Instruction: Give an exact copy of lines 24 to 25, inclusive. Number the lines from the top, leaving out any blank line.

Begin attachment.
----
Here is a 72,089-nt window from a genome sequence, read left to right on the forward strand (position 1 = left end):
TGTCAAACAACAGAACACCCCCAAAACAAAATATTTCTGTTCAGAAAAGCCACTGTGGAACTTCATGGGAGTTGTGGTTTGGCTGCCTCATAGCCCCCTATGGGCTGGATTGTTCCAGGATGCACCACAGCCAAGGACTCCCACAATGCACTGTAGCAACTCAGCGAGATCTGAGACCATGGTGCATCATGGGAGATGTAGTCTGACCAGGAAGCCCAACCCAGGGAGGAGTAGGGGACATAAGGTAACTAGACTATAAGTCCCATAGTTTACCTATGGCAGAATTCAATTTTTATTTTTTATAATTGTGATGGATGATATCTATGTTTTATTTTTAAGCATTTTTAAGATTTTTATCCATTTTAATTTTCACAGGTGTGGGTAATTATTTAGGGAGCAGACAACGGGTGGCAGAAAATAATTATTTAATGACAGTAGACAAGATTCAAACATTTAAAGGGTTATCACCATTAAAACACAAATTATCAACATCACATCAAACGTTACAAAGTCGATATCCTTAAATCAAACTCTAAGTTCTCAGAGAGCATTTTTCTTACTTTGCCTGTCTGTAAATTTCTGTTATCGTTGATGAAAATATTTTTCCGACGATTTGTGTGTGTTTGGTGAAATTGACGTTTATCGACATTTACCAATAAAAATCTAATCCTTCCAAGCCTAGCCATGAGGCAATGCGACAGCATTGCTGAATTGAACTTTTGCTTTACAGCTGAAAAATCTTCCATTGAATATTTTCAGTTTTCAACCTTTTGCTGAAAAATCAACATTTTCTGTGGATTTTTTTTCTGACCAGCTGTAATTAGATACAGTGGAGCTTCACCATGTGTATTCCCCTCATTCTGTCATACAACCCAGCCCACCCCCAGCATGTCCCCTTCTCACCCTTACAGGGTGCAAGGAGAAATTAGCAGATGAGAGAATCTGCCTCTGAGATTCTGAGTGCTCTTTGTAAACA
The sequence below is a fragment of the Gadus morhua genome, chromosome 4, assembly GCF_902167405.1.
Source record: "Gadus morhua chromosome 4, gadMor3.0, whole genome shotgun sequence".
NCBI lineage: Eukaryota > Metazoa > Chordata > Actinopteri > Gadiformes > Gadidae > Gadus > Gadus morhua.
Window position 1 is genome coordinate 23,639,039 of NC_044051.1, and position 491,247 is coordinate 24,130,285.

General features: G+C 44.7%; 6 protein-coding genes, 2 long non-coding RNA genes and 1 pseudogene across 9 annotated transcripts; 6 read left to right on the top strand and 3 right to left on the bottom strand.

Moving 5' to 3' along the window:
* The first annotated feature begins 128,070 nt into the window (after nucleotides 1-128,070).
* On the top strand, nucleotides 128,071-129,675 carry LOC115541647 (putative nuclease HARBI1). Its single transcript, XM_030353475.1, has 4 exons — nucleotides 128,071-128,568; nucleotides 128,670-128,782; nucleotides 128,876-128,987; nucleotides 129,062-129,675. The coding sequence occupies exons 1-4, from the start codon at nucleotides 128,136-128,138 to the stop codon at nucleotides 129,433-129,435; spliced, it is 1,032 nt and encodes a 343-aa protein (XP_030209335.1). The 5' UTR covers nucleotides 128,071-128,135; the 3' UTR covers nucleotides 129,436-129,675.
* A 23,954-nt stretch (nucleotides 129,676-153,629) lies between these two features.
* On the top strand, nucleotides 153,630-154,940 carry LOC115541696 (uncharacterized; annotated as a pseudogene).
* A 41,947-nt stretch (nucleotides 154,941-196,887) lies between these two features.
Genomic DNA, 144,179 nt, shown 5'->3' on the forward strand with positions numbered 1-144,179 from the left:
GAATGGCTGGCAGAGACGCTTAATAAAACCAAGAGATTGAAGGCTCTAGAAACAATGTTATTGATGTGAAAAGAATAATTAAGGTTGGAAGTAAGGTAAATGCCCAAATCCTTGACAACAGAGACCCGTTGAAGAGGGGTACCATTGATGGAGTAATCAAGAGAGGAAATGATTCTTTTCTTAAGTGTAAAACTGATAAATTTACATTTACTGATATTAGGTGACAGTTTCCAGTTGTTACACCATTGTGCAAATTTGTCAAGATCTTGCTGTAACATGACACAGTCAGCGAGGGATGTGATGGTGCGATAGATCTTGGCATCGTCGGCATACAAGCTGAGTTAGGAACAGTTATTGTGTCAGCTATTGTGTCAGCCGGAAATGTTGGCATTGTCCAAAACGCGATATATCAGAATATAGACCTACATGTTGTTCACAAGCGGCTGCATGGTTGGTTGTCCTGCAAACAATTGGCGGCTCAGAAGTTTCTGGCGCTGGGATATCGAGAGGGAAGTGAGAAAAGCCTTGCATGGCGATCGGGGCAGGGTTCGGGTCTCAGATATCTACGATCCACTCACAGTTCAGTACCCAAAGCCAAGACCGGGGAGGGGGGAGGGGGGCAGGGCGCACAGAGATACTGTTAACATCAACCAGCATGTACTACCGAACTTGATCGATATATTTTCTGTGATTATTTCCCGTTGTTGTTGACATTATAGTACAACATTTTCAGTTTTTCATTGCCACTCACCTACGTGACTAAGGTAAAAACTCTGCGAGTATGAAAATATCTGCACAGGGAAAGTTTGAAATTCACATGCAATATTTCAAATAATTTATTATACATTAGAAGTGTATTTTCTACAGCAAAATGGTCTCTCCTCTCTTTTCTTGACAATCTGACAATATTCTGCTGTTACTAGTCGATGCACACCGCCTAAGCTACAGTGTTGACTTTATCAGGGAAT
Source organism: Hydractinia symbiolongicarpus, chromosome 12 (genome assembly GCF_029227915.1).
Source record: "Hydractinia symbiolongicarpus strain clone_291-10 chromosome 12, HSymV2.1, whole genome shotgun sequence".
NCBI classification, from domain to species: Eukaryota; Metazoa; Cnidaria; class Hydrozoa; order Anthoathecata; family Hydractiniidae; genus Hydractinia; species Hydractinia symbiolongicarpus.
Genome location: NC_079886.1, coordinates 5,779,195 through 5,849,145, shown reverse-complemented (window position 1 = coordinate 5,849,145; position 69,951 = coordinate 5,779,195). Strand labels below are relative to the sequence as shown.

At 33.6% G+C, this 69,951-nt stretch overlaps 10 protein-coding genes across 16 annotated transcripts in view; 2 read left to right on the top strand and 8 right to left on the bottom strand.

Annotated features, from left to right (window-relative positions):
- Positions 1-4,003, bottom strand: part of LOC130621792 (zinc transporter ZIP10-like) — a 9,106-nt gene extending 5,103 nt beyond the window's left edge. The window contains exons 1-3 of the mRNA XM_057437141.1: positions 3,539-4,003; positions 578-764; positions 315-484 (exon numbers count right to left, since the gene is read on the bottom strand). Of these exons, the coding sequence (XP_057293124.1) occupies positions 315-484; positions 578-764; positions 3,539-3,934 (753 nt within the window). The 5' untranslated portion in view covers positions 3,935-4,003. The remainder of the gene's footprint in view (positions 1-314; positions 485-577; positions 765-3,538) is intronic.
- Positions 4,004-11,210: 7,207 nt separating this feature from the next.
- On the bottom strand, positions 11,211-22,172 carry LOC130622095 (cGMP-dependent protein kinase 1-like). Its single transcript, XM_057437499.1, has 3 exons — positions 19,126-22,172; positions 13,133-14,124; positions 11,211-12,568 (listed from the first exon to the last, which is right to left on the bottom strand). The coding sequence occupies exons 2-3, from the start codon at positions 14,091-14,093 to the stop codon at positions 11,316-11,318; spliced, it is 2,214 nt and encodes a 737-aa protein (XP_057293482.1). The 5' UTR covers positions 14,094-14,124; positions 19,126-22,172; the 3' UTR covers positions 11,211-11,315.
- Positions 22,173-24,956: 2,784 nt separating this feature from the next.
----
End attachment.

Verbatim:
- On the bottom strand, positions 11,211-22,172 carry LOC130622095 (cGMP-dependent protein kinase 1-like). Its single transcript, XM_057437499.1, has 3 exons — positions 19,126-22,172; positions 13,133-14,124; positions 11,211-12,568 (listed from the first exon to the last, which is right to left on the bottom strand). The coding sequence occupies exons 2-3, from the start codon at positions 14,091-14,093 to the stop codon at positions 11,316-11,318; spliced, it is 2,214 nt and encodes a 737-aa protein (XP_057293482.1). The 5' UTR covers positions 14,094-14,124; positions 19,126-22,172; the 3' UTR covers positions 11,211-11,315.
- Positions 22,173-24,956: 2,784 nt separating this feature from the next.